The Pierre Auger Observatory Operating Funds Request

Project: Research project

Project Details

Description

Cosmic rays are highly energetic sub-atomic particles from space that travel at velocities near the speed of light. The origin and acceleration mechanism for ultra-high energy cosmic rays, which likely come from extreme astrophysical phenomena outside our galaxy, are currently unknown. The Pierre Auger Observatory is the largest cosmic ray detector ever operated, with an instrumented area of more than 3000 square kilometers. Built in Malargue, Argentina by an international collaboration, the Pierre Auger Observatory was designed to study the origin and interactions of the highest energy particles in the Universe. The Observatory has been operating since 2008. This award provides partial funding for continued operations. The Observatory will continue to be an important venue for the training of students and postdocs and will promote public outreach initiatives through its Visitor Center. The public release of online data for school projects around the world will be expanded by implementing new tools for easy visualization and analysis.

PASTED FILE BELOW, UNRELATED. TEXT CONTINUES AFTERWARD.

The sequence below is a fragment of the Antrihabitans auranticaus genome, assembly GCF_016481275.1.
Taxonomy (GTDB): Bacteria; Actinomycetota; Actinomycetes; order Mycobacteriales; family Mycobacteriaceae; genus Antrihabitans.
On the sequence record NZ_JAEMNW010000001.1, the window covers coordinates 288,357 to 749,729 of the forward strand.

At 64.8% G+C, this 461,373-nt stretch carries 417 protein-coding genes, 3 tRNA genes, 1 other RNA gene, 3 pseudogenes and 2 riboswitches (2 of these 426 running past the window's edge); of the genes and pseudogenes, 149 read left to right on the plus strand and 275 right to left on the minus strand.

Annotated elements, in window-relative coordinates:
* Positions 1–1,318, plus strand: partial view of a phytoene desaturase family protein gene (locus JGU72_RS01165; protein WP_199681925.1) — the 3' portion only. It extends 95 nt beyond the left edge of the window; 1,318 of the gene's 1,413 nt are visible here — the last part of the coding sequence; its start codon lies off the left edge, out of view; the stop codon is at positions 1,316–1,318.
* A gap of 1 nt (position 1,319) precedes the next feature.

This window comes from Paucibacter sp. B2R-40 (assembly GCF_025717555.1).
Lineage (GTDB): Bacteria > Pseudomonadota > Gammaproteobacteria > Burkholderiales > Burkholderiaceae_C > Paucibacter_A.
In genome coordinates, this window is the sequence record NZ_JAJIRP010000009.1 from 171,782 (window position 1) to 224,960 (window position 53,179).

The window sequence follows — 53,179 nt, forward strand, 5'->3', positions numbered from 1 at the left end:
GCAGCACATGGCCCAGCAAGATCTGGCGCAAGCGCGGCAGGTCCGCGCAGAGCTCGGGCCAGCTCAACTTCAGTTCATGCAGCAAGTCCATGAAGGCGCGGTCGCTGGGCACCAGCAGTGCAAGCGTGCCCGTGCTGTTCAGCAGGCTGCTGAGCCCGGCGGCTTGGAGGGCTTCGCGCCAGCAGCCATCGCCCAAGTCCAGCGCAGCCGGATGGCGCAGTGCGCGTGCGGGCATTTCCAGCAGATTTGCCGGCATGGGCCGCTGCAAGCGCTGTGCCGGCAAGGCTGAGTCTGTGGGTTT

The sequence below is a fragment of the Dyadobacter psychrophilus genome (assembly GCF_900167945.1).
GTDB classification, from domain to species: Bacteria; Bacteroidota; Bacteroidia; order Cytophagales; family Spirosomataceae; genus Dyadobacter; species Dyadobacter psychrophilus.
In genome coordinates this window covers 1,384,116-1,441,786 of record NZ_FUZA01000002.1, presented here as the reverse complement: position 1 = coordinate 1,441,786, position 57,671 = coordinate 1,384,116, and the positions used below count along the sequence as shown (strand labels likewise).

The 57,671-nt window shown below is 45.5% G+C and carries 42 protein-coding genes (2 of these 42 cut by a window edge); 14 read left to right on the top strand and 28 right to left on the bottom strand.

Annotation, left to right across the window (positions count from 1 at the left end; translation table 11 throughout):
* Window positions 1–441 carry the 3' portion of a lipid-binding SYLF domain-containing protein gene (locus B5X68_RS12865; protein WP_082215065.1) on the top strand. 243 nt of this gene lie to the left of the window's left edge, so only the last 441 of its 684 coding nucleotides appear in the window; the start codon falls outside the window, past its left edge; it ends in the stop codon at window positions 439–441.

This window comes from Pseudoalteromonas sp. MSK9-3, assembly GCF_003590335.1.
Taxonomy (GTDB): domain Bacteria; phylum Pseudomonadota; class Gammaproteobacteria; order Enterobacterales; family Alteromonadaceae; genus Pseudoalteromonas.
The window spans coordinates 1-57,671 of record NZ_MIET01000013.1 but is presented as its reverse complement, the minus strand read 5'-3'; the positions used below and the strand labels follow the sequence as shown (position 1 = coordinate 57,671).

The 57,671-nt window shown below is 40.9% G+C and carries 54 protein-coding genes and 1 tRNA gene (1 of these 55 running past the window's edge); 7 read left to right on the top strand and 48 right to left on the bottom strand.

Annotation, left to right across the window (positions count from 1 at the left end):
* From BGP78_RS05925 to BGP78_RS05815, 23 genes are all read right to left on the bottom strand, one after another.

The Pierre Auger Observatory measures the energy spectrum, composition, and arrival direction of ultra-high energy cosmic rays. More than 100,000 events have been detected with energies above 3x10^18 eV. Over the course of this award, additional measurements, upgraded detectors, larger statistics, and improved data analysis methods will further advance our understanding of cosmic ray physics.

StatusActive
Effective start/end date9/1/152/28/22

Funding

  • National Science Foundation: $744,099.00

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